For at least two decades now, November has been recognized as National Family Caregivers Month in the U.S.—a time to honor the estimated 53 million caregivers assisting family, friends, and neighbors with chronic conditions and diseases across the country. This month-long celebration was created to raise awareness of family caregiver issues, honor the efforts of caregivers, educate caregivers about how to self-identify, and increase support for caregivers, according to the Caregiver Action Network.
“Caregivers help their family members live fulfilling lives by providing vital assistance in domestic, financial, and medical affairs,” states the Presidential Proclamation on National Family Caregivers Month from 2019. “The responsibility of serving and supporting another person can be challenging, and the strength and compassion exhibited by caregivers is one of the greatest manifestations of genuine love we witness in this world. Their unrelenting support enables family members to live with dignity.”
Understanding the issues caregivers face
Roughly half of caregivers in the U.S. are adult children caring for a parent, and approximately one in five (1 in 5) are a spouse caring for their husband or wife. Those who find themselves in a caregiving role often deal with feeling both overwhelmed and isolated.
They often are working a paid job and are married and have other familial responsibilities, in addition to taking care of a loved one. Moreover, while many caregivers say they do have someone to confide in, “almost 1 in 10 said they had no one to talk to about private matters and 1 in 5 said they had no one to call for help,” according to the American Association of Retired Persons (AARP).
This puts caregivers at risk of what is known as “caregiver burnout,” caused by excess long-term stress from feeling overwhelmed and unable to meet someone’s constant needs. The toll on a caregiver’s emotional and psychological health can also trigger physical health issues, making it even more important to reinforce self-care and self-love in caregivers.
How to support a caregiver
While not exclusive to National Family Caregivers Month, here are four ways you can support a caregiver you know.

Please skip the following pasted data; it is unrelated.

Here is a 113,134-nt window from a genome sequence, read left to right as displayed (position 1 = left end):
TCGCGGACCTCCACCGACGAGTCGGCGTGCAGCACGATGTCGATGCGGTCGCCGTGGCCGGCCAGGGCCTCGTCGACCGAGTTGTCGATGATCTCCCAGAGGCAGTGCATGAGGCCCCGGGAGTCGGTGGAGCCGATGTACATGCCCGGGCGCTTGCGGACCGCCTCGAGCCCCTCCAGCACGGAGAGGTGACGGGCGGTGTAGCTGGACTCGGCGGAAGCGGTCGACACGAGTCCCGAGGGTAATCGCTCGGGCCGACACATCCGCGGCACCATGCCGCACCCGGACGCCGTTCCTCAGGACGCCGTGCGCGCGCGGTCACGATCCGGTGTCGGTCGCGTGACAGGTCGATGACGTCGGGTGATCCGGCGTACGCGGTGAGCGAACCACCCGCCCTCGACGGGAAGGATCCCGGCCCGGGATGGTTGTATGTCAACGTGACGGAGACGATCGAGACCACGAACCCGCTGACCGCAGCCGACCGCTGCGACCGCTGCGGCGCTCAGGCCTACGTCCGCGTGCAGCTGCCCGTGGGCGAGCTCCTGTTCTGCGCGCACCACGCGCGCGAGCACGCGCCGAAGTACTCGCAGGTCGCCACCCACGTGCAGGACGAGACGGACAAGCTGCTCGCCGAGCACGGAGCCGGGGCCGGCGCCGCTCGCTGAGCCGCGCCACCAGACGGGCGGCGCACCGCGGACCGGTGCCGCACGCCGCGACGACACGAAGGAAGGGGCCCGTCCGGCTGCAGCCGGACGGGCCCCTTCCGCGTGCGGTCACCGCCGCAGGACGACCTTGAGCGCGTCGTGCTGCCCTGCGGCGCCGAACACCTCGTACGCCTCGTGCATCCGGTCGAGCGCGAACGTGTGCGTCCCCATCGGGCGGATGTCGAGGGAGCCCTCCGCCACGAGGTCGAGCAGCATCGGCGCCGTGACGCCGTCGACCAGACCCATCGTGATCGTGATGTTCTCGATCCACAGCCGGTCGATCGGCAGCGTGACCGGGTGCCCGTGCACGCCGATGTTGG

- Encourage a caregiver to make time for self-care and self-love. Most importantly, this means setting aside personal time every day to do something just for themselves—even if it’s just 10 or 15 minutes. This can be to go on a walk, read a chapter of a book, make a cup of coffee or tea to quietly enjoy, or any other activity that will bring joy to the caregiver. Another important element to self-care is to help caregivers learn how to say yes when someone offers to help or step in, allowing them to take a moment to step away and take care of themselves.
- Gift a caregiver something special, like a gift card to their favorite restaurant, coffee shop, or online store to get some goodies delivered right to their door. This reinforces the practice of self-care, as it will require caregivers to make time to take care of themselves in order to participate in or use the gift.
- Form a support network for a caregiver. As previously mentioned, caregiving can make someone feel extremely isolated, which can prevent them from reaching out for help or establishing a safety net for backup when they’re feeling burnout and/or need some time to take care of themselves and their needs. The Caregiver Action Network is a fantastic resource and support network to present to a caregiver you know if they’re not already involved.
- Learn how to give care to a caregiver. This can be anything from taking care of mealtime for them (whether bringing over a homemade meal or ordering them takeout from their favorite restaurant) or doing their weekly grocery store shopping for them to cleaning their house, taking their dog for a walk, or any other small daily task that will make their day-to-day easier.
Where to learn more about caregiving in the U.S.
To learn more about caregiving and its prevalence in the U.S., as well as raise awareness for caregivers and increase support for this growing sector of the general population, the following are briefs, reports, and resources by public organizations and nonprofits.
- Caregiving for Family and Friends—A Public Health Issue by the Centers for Disease Control and Prevention (CDC)
- 2020 Report on Caregiving in the U.S. by the AARP
- Help and Support for Family Caregivers by the American Stroke Association, or ASA (A division of the American Heart Associaton, or AHA)
- National Family Caregivers Month resources and tool kit by Mental Health America
Has someone you know been diagnosed with pulmonary fibrosis, chronic kidney disease, uterine fibroids, or glaucoma? Responsum Health’s apps are another great source of information and support for patients, caregivers, and healthcare providers.
Jackie is Responsum Health’s Chief Content Editor. With degrees in English, Spanish, and Journalism from the University of Wisconsin-Milwaukee, she took her writing and editing skills abroad to Spain for eight years—where she dove headfirst into digital marketing and the start-up world—before bringing her expertise back to the U.S.